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  •  David, I had a couple of thoughts about the (3+ / 0-)

    Republican proposal the Health Savings accounts are a viable alternative to Obamacare.  In a previous life I participated in an optional HSA offered by my employer.  This was in the mid to late Nineties shortly after HSA became available.  The company I worked for was relatively small (about 100 employees) and quite progressive and generous with their benefits offerings.  Maybe this was, in part, because it was an insurance company familiar with how the products work.

    If I recall the mechanics of how these accounts worked, the employee designates an amount they want to "save" to cover health care expenses that were not covered by other benefits. A portion of the designated amount is payroll deducted from the employee's check each pay period and deposited into an account to cover the anticipated medical expenses over the course of the year  On it's face it sounds like a good idea, but there are a few basic problems with the way they are structured.
    The amount to be saved has to be designated prior to the first payroll and cannot be amended until the next enrollment period.  That means the account may be good for covering easily anticipated expenses like copays, deductibles, or routine services that are often not covered by traditional health plans like eye exams, dental exams, and even some cosmetic procedures like Botox, cosmetic dentistry, etc.  The accounts are not good at covering emergencies or unanticipated catastrophic illness or injury because this type of occurrence is usually costly and difficult to "save" for in any case.  Also, unless this has changed, money in these accounts could not be "spent" until it had been earned and had to be used by the end of the payroll year.  If I remember correctly only 10 percent could be carried over from year.  If there were overages that went unused over and above the carryover amount, they were retained by the company.  They were not reimbursed to the employee.   As I recall this caused employees to schedule medical and dental appointments more frequently at the end of the year so they didn't "lose" the money.  This can cause two problems.  First, it is often difficult to schedule appointments at that time of year because of holidays and other year end activities.  Second, employees are naturally inclined to underestimate the amount they need to "save"  in order to avoid unused overages.  The result is that HSA are not as effective as they might be in helping employees to pay for unanticipated medical expenses.  Some of these issues could be addressed by changing the the way accounts are structured or administered.  In summary, HSAs can be a nice supplemental benefit, but probably won't be a viable alternative to Obamacare, nor do would it appear they will have much affect on reducing healthcare costs or increasing life expectancies.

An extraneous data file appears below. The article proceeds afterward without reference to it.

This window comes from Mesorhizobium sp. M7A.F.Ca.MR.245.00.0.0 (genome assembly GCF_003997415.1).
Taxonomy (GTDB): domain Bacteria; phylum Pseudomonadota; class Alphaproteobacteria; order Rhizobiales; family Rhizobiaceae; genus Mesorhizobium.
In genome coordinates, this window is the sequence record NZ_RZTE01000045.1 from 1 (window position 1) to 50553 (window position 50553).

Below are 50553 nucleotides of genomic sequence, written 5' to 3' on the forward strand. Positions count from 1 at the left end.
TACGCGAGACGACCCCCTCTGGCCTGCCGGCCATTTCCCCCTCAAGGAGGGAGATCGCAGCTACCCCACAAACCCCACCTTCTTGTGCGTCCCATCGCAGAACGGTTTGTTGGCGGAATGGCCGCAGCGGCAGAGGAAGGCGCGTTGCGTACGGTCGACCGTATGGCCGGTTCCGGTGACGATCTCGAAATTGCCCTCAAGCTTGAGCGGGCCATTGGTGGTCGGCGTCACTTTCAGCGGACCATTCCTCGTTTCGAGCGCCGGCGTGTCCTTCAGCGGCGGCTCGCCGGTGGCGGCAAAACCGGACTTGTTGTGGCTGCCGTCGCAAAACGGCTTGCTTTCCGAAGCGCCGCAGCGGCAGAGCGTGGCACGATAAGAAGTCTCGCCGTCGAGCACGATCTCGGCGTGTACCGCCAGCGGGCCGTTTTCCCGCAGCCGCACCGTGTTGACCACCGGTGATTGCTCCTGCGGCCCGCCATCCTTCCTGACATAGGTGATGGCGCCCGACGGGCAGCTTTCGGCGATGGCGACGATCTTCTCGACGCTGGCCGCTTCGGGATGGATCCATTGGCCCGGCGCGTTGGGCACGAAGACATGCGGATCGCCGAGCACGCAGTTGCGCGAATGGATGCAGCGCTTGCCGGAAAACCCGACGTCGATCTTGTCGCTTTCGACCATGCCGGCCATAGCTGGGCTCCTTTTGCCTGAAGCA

•  Also (2+ / 0-)
      Recommended by:
      Cadillac64, David Waldman

      I also worked for a company once that offered an HSA as a benefit and your description is pretty much what I remember as well. One other point to make is that the deductions were made pre-tax withholding, so the idea was that it could reduce your taxable income.

      But because of the 'gotcha' at the end of the year, I only knew of one person at the company that took advantage of the thing and that was because he had a child who needed predictable medication and treatment so they could anticipate how much they needed to save.

      "We are how we treat each other and nothing more."

      by Mr Bojangles on Wed May 07, 2014 at 08:23:31 AM PDT

      [ Parent ]

      •  Bojangles, I did take advantage of mine, but I (1+ / 0-)
        Recommended by:
        Mr Bojangles

        limited my designated amount to the my annual insurance deductible plus the cost of my annual dental cleanings and a new pair of glasses every year.  I remember having to scramble in November and December to use it all before I lost it.  Like the hallowed 401(k), it was an industry developed concept that isn't quite as good a deal as it's cracked up to be.  I think these were also developed at a time when tax rates were quite a bit higher, so I'm sure the "tax advantages" were a big selling point, but the "use it or lose it" component  turned out to be a windfall especially for large companies with a lot of employees.

        •  I actually have one of these right now. (1+ / 0-)
          Recommended by:
          Mr Bojangles

          And have, for twenty years or so. And it works pretty much along the lines you described.

          The initial Republican proposal, by which I mean the one floated by Newt Gingrich at the behest one of his top donors, J. Patrick Rooney of Golden Rule Insurance, allowed the Medicare beneficiaries to whom they were to be offered to keep their unspent balance at the end of the year.

          That was supposed to incentivize frugality on their part. But it also had the effect of saving Medicare zero dollars, in exchange for what might possibly be worse health outcomes, since the incentive is to skip every possible treatment.

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